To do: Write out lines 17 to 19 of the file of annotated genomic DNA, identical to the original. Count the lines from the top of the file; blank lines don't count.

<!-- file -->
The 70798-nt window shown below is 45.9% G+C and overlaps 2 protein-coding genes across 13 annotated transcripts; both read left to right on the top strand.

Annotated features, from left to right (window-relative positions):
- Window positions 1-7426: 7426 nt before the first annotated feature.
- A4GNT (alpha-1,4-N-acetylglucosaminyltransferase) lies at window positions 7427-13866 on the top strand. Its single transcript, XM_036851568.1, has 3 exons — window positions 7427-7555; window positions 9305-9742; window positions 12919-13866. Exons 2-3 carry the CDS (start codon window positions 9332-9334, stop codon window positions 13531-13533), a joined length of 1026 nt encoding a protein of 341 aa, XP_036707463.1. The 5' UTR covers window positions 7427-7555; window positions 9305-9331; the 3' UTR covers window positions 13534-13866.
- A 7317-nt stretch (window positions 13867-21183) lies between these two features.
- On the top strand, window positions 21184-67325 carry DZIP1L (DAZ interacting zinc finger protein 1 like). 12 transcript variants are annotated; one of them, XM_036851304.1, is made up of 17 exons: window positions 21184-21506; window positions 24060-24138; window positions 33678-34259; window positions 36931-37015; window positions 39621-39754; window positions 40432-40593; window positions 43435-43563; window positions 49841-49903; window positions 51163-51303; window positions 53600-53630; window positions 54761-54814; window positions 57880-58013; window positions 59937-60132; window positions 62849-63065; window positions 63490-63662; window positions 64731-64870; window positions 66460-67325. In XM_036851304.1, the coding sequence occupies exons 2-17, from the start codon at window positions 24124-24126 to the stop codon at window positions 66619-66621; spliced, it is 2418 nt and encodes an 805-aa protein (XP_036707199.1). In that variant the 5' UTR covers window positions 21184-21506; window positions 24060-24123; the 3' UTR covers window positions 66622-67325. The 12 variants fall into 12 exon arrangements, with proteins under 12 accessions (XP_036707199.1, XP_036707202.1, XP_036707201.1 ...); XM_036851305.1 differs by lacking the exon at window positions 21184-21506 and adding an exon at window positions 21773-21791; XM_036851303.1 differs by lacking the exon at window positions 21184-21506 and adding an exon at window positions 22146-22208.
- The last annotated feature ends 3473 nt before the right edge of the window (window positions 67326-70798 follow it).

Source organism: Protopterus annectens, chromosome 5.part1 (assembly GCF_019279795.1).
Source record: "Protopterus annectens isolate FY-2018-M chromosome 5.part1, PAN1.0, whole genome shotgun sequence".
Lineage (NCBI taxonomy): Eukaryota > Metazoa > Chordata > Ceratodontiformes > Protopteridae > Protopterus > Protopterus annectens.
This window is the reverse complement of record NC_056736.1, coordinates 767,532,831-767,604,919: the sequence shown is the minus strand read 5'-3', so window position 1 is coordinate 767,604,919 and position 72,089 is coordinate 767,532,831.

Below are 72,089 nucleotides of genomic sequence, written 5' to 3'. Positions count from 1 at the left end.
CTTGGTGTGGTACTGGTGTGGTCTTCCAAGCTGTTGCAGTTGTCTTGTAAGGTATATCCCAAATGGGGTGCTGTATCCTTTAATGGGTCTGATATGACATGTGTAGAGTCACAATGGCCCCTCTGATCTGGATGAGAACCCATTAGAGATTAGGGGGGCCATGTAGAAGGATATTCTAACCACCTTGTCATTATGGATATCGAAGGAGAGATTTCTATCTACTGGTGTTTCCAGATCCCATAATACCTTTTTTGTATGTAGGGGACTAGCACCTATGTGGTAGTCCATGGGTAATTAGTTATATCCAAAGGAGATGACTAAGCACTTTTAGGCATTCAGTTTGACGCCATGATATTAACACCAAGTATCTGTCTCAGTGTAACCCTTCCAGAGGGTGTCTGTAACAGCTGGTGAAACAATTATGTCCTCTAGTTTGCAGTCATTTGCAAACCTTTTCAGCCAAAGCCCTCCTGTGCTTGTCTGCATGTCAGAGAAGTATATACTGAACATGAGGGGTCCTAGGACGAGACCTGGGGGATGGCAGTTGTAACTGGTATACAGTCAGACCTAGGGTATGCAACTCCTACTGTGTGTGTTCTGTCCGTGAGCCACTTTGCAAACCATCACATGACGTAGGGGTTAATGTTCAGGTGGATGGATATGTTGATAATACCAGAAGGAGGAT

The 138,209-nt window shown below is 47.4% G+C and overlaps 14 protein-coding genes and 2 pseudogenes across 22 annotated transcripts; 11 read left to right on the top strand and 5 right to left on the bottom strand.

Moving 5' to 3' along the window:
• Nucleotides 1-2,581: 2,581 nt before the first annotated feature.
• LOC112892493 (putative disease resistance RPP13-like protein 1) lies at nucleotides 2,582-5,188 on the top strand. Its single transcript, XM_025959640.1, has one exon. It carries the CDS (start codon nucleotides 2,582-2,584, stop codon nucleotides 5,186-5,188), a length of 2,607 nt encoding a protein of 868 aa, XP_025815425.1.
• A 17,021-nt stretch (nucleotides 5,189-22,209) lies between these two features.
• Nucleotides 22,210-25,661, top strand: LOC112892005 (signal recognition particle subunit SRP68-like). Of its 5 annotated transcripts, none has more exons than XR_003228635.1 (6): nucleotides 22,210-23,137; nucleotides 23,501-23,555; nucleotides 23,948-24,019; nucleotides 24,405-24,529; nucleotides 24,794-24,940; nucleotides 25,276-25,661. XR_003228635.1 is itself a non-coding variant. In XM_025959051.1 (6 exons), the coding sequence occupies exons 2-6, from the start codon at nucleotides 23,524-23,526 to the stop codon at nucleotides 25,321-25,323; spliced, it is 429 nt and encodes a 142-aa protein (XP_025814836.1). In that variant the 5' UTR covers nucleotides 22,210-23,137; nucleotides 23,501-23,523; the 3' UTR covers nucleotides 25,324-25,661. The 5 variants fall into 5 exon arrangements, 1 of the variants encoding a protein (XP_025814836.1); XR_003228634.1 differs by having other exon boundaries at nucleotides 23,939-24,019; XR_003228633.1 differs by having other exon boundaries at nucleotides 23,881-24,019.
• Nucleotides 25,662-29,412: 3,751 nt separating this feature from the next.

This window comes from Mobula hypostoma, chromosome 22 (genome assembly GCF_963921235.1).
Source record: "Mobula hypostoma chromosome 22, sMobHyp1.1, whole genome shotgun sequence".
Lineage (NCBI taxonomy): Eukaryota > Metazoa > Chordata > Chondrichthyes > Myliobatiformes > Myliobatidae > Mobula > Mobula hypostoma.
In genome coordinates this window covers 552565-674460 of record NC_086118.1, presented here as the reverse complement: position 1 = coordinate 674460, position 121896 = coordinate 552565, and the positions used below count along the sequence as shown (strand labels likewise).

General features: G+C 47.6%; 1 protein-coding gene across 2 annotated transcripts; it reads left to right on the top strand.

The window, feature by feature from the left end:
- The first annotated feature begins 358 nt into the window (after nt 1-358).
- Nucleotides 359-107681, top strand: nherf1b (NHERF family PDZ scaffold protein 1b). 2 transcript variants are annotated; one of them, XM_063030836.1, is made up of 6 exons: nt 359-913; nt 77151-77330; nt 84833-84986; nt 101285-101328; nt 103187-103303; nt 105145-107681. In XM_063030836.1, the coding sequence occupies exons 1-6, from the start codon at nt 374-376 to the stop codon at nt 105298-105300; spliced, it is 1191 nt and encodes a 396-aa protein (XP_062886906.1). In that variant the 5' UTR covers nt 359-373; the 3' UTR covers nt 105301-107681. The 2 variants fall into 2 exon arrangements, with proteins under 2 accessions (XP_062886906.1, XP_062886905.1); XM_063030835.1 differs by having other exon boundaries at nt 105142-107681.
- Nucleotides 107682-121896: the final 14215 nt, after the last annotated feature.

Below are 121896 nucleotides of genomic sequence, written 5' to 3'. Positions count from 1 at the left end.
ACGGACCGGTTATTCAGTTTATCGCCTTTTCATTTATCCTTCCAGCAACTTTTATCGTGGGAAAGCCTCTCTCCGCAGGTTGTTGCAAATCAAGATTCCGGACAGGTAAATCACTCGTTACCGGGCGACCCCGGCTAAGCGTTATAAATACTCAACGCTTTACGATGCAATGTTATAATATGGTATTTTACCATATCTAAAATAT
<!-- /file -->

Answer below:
• LOC112892493 (putative disease resistance RPP13-like protein 1) lies at nucleotides 2,582-5,188 on the top strand. Its single transcript, XM_025959640.1, has one exon. It carries the CDS (start codon nucleotides 2,582-2,584, stop codon nucleotides 5,186-5,188), a length of 2,607 nt encoding a protein of 868 aa, XP_025815425.1.
• A 17,021-nt stretch (nucleotides 5,189-22,209) lies between these two features.
• Nucleotides 22,210-25,661, top strand: LOC112892005 (signal recognition particle subunit SRP68-like). Of its 5 annotated transcripts, none has more exons than XR_003228635.1 (6): nucleotides 22,210-23,137; nucleotides 23,501-23,555; nucleotides 23,948-24,019; nucleotides 24,405-24,529; nucleotides 24,794-24,940; nucleotides 25,276-25,661. XR_003228635.1 is itself a non-coding variant. In XM_025959051.1 (6 exons), the coding sequence occupies exons 2-6, from the start codon at nucleotides 23,524-23,526 to the stop codon at nucleotides 25,321-25,323; spliced, it is 429 nt and encodes a 142-aa protein (XP_025814836.1). In that variant the 5' UTR covers nucleotides 22,210-23,137; nucleotides 23,501-23,523; the 3' UTR covers nucleotides 25,324-25,661. The 5 variants fall into 5 exon arrangements, 1 of the variants encoding a protein (XP_025814836.1); XR_003228634.1 differs by having other exon boundaries at nucleotides 23,939-24,019; XR_003228633.1 differs by having other exon boundaries at nucleotides 23,881-24,019.